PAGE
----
The Gilboa iris grows only on Mount Gilboa and nowhere else in Israel. The balsam plant is another rare plant and the source of the ancient world’s most expensive perfume. Recently the plant is the subject of much excitement due to its rediscovery, and the possibility to recreate the much desired perfume. 

For our final resolution, let’s look at the animals who the trees and flowers need so badly. Our inter-continental flora are hosts to mammals and birds found in Africa, Asia and Europe. The rarest is the Arabian leopard, who, along with the Nubian ibex (which puts on weight if it eats too many leaves) roams the mountains of the south. The weird rabbit-sized hyrax mentioned in the Psalms, is a rodent that loves the desert, Mount Carmel and the rocky Golan Heights. Because of its extraordinary non-rodent characteristics – including a couple of tusks, scientists zoologically relate the little chap to the elephant. 

Over the last few decades Israel has invested much effort into preserving wildlife. The nature society has even made efforts to reintroduce species of animals mentioned in the Bible which had become extinct in the land over the last few hundred years. These include the Fallow deer, the ostrich, the white oryx and the Griffon vulture.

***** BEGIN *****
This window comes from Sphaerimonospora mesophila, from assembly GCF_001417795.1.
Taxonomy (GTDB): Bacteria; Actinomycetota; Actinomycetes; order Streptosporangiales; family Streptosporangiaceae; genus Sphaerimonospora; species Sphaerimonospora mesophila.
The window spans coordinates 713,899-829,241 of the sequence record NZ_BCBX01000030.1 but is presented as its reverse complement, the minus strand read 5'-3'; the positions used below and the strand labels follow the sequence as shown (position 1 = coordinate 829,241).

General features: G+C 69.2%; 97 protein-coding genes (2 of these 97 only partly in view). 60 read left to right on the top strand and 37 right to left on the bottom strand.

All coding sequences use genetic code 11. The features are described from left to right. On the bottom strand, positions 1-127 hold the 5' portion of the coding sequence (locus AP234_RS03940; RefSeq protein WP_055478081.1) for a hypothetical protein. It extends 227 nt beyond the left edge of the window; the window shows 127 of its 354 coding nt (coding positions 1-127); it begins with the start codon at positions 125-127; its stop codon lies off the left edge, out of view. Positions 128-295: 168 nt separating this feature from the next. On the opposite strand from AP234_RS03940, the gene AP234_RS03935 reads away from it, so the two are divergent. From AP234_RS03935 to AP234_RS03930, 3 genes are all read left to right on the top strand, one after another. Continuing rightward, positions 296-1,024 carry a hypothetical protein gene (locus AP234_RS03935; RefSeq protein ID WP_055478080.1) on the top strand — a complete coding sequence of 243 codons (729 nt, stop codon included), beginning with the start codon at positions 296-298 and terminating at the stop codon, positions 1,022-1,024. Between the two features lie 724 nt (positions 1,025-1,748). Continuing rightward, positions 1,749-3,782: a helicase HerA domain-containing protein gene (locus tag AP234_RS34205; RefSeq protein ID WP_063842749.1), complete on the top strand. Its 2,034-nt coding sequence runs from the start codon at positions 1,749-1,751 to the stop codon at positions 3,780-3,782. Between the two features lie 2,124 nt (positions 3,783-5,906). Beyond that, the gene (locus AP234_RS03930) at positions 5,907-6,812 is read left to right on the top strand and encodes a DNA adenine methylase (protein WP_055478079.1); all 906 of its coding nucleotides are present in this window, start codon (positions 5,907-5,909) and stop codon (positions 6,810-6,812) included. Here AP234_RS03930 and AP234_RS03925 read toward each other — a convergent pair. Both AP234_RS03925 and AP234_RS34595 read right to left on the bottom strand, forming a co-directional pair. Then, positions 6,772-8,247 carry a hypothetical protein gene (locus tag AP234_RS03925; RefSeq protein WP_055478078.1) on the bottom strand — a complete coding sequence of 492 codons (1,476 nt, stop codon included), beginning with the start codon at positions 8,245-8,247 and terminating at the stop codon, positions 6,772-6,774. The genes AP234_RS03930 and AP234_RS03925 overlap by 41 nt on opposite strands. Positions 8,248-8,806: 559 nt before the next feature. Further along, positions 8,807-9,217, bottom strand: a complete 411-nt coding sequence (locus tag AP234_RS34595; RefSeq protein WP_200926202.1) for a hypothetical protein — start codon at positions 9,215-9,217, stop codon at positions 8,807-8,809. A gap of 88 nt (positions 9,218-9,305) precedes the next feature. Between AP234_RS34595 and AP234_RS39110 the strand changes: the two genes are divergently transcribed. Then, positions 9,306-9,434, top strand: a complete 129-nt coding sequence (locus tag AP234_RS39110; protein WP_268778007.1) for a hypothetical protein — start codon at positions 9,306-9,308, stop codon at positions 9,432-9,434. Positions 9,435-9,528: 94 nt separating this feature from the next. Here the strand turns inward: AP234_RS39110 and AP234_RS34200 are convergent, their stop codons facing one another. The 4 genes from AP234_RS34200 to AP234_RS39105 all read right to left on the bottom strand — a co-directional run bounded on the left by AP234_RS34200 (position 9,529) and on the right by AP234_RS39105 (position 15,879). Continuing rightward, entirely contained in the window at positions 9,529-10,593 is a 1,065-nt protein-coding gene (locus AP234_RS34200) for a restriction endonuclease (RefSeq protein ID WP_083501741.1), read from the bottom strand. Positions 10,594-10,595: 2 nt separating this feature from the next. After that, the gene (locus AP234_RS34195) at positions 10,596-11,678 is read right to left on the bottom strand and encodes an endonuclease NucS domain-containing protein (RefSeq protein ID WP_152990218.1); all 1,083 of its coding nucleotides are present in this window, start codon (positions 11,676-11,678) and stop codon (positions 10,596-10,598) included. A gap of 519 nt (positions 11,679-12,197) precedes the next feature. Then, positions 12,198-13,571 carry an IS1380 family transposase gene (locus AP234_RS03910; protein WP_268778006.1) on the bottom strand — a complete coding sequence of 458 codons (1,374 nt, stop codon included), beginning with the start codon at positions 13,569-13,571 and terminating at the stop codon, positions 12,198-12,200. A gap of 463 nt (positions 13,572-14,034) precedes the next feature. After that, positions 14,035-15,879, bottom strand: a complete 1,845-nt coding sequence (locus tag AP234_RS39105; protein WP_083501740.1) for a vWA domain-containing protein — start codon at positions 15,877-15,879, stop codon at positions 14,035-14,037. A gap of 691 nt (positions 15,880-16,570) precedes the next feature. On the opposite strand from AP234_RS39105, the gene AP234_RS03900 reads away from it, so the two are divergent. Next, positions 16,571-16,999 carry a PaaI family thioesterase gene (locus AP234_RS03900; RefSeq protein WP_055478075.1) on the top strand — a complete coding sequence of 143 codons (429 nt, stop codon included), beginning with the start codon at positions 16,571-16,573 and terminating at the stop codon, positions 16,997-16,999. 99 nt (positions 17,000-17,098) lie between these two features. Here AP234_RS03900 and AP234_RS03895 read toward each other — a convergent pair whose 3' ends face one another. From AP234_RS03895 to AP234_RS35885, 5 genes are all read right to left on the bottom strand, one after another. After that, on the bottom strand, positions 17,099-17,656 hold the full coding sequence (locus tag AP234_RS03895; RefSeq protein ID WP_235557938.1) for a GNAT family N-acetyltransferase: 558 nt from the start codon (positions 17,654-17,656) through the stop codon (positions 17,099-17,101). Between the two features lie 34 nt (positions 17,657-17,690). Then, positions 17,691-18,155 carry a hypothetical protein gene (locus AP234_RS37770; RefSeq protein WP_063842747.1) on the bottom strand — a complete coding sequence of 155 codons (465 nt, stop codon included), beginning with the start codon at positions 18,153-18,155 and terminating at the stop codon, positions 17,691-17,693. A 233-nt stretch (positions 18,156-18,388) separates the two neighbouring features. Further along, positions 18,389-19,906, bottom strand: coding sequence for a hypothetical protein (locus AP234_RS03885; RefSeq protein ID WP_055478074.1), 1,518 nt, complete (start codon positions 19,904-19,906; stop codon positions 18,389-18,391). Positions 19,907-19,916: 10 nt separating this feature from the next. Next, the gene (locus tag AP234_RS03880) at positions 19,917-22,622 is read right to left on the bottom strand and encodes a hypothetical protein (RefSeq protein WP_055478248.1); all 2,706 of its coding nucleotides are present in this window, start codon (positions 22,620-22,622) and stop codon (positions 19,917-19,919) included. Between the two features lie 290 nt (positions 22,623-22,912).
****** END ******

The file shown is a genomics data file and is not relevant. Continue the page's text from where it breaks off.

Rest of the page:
There are about 190 nature reserves in Israel. The Hula reserve in the north of the Jordan Valley sits in the middle of very important agricultural land. The eco system is no less important than agriculture, so Israel set aside this piece of land for a nature reserve. The valley sits on the world’s major migration route for birds. Just as civilisations have done throughout the ages, birds also pass through on their way to and from Africa Asia and Europe. Twice a year Israel’s skies are filled with 500 million feathered visitors who stop in the valley to rest and feed. 

There was and always will be, so much more to Israel than meets the eye.